Scooter, motorcycle, moped, vespa, or bicycle — the choices can be endless when choosing a two-wheeled ride for your overseas holiday. There are a lot of reasons renting one is a great when you travel. It’s affordable, convenient and maneuverable, and they all get good gas mileage. Parking is a breeze, and you have the freedom to go at your own pace. You can travel like a local, and it’s thrilling becoming part of the scene itself instead of watching the landscapes and culture pass by through a window as you ride through the land.
But it’s strange how we tend to throw caution to the wind when on holiday. With absolutely no training or experience at home, many of us seem to think we’ll master the skills of riding on the spot in a foreign country.
If you DO have a valid motorcycle license, be thrilled — but consider getting an International Driver’s Permit (see below).
If you are NOT covered by a Class M license to ride a motorcycle or scooter in Canada, you are not permitted to do so overseas. You may be tempted to tick the box when you rent your vehicle, and be able to fool a traffic cop, but it won’t cut the mustard with your travel insurance company.
In the past few years, many Canadians have experienced the financial impact of uninsured accidents.
Matt and Ashley, a Calgary couple, crashed, skidding along rocks and pavement and needed debridement (removal of debris) surgery for over one week, costing $2,200 per day. They could not fly home for at least two weeks, and needed upgraded seats to reduce their discomfort due to their serious wounds.
Kieran, a University of Toronto grad, suffered life-altering circumstances and faced roughly $70,000 in hospital bills after his accident.
To be covered, you must take all the usual safety precautions when riding a motorcycle and you must be legally allowed to ride in the relevant country.
If you’re unfortunate enough to have an accident and hurt yourself while riding, you will be covered for
- evacuation if it’s urgent and medically necessary (by the most appropriate means, including helicopter, when necessary and available).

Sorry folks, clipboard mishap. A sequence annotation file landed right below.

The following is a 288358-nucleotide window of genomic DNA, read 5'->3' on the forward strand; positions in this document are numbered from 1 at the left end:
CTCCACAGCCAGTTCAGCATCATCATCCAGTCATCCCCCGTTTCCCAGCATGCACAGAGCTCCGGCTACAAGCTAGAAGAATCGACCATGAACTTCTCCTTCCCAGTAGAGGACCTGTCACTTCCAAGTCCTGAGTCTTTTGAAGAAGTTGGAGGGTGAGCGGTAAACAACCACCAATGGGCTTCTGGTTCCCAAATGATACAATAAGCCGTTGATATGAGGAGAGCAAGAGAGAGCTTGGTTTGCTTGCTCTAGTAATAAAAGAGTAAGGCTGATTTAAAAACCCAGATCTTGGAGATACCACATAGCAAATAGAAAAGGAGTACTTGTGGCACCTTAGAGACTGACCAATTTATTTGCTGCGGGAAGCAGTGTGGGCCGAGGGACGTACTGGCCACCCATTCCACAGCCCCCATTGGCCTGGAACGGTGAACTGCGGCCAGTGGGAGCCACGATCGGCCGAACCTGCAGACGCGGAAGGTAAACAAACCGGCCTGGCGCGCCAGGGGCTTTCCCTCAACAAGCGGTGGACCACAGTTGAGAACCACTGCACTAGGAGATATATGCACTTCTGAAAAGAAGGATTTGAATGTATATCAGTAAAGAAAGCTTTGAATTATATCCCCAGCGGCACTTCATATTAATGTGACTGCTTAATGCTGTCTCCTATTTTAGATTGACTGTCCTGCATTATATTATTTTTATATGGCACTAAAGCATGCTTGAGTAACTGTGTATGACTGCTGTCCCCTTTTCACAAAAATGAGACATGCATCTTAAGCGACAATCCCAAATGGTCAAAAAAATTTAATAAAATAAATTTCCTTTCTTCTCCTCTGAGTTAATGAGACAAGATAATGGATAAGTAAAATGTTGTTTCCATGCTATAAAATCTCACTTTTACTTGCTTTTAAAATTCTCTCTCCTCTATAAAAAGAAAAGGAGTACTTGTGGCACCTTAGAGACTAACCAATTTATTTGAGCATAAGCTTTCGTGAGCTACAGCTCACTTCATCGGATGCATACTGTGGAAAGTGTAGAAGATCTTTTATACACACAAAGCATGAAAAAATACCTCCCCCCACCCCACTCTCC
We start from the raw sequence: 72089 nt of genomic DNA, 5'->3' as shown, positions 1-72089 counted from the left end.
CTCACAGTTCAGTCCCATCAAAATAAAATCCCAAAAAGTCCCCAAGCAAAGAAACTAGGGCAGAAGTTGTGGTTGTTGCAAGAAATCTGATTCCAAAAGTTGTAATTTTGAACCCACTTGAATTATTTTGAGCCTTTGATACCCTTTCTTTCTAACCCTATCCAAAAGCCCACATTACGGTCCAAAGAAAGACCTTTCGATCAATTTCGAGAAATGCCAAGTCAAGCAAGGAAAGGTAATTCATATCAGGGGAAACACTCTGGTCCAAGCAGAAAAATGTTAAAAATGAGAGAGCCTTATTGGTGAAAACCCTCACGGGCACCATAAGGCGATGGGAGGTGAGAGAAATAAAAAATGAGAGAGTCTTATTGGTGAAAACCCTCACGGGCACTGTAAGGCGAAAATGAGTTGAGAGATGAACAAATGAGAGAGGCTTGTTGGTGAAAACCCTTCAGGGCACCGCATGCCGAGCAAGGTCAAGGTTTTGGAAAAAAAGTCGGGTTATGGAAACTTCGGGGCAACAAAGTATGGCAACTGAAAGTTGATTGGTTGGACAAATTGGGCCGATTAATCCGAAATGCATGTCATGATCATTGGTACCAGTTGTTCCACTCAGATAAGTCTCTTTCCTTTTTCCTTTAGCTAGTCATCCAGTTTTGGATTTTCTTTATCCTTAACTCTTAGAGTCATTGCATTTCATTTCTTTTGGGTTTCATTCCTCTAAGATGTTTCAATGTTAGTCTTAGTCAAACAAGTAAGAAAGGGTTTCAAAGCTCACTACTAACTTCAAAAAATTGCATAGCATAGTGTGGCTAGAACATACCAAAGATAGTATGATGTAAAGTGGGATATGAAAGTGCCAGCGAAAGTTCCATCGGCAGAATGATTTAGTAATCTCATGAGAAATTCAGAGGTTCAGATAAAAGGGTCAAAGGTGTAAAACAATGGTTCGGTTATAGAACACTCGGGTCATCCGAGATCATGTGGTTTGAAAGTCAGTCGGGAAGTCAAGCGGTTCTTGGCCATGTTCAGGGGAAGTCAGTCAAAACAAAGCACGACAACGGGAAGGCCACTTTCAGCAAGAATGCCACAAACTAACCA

- emergency medical expenses for treatment at the hospital or by a doctor at the local medical centre; and/or
- repatriation if you’re seriously ill or injured and unable to continue your trip.
Should you require transportation to an appropriate medical facility to treat your injury, your policy will cover the reasonable and necessary transportation costs when pre-approved and arranged by your insurer’s medical department.
Who pays for medical treatment depends on what’s happened to you and the treatment required.
Travel insurance policies exist to cover you for unforeseen events, not situations where risk is rife.
While we’d all prefer to bring home happy memories as opposed to broken bones, the cost of a hospital trip overseas can send your budget (not to mention your stress levels) skyrocketing.
Even with travel medical insurance in place, exclusions still apply. You are not covered
- If you are racing and intentionally putting yourself at risk
Any time you intentionally put yourself in danger, such as using your vehicle for jumps, stunts and tricks and injure yourself (especially if you are not wearing a helmet at the time), you are unlikely to be covered.
- For competitive or professional riding
Competitive riding of any sort is generally not a covered event under standard travel insurance policies.
- If you do not follow the rules of road
Always follow road signs including traffic lights and stop signs, and give way.
- If you are under the influence
You would not be covered if you were driving and had an accident while you were under the influence of alcohol or drugs.
- If you do not wear a helmet
Cut and bruises are not ideal travelling companions so make sure you wear a helmet at all times. Don’t be like most tourists when a helmet isn’t offered with the rental and shrug, climb on board the rickety wreck with a slightly flat tire and speed off. A helmet is more important than the precaution of putting on sunscreen to prevent skin cancer.
- Anything else that’s listed in the exclusions on the policy.
An International Driving Permit, or IDP, is a special driver’s license that allows licensed motorists to drive in other countries without further tests or applications. It is proof that the holder possesses a valid driver’s G or M license, issued by a competent authority, in his or her country of residence. The IDP provides you with additional photo identification and includes a multilingual translation of your valid Canadian driver’s license. You must contact the Canadian Automobile Association to apply for an IDP.
A Canadian IDP is only valid outside Canada and is valid for only one year from the date of issue. You must reapply if you need another one.
Taking the time to find the right travel insurance policy for your vacation can give you peace of mind — not to mention a smooth, hassle-free ride.
Contact SBIS before you purchase travel insurance for your vacation if you’re uncertain about the policy details. It often pays to take a few minutes to make that short phone call to clarify. When riding on two wheels away from home you are taking risks with both your health and your money. Let us help you do your research and compare travel insurance quotes and coverage levels to get the protection that’s right for you.